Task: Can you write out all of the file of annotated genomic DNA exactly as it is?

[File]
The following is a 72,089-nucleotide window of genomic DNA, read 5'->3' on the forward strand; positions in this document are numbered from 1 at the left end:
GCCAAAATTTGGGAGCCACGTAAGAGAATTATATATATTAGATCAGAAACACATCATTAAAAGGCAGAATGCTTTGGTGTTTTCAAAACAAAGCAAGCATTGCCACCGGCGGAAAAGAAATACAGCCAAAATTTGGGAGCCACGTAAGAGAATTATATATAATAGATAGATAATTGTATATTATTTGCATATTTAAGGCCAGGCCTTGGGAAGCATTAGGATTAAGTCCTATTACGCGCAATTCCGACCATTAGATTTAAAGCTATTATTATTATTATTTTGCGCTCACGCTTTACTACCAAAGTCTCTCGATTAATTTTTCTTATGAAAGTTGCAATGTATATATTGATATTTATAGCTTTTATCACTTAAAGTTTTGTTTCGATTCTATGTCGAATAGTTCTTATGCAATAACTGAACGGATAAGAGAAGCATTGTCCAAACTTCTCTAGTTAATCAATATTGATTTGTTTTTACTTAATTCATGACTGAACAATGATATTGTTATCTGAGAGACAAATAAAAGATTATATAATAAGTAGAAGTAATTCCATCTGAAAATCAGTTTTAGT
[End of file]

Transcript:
The following is a 72,089-nucleotide window of genomic DNA, read 5'->3' on the forward strand; positions in this document are numbered from 1 at the left end:
GCCAAAATTTGGGAGCCACGTAAGAGAATTATATATATTAGATCAGAAACACATCATTAAAAGGCAGAATGCTTTGGTGTTTTCAAAACAAAGCAAGCATTGCCACCGGCGGAAAAGAAATACAGCCAAAATTTGGGAGCCACGTAAGAGAATTATATATAATAGATAGATAATTGTATATTATTTGCATATTTAAGGCCAGGCCTTGGGAAGCATTAGGATTAAGTCCTATTACGCGCAATTCCGACCATTAGATTTAAAGCTATTATTATTATTATTTTGCGCTCACGCTTTACTACCAAAGTCTCTCGATTAATTTTTCTTATGAAAGTTGCAATGTATATATTGATATTTATAGCTTTTATCACTTAAAGTTTTGTTTCGATTCTATGTCGAATAGTTCTTATGCAATAACTGAACGGATAAGAGAAGCATTGTCCAAACTTCTCTAGTTAATCAATATTGATTTGTTTTTACTTAATTCATGACTGAACAATGATATTGTTATCTGAGAGACAAATAAAAGATTATATAATAAGTAGAAGTAATTCCATCTGAAAATCAGTTTTAGT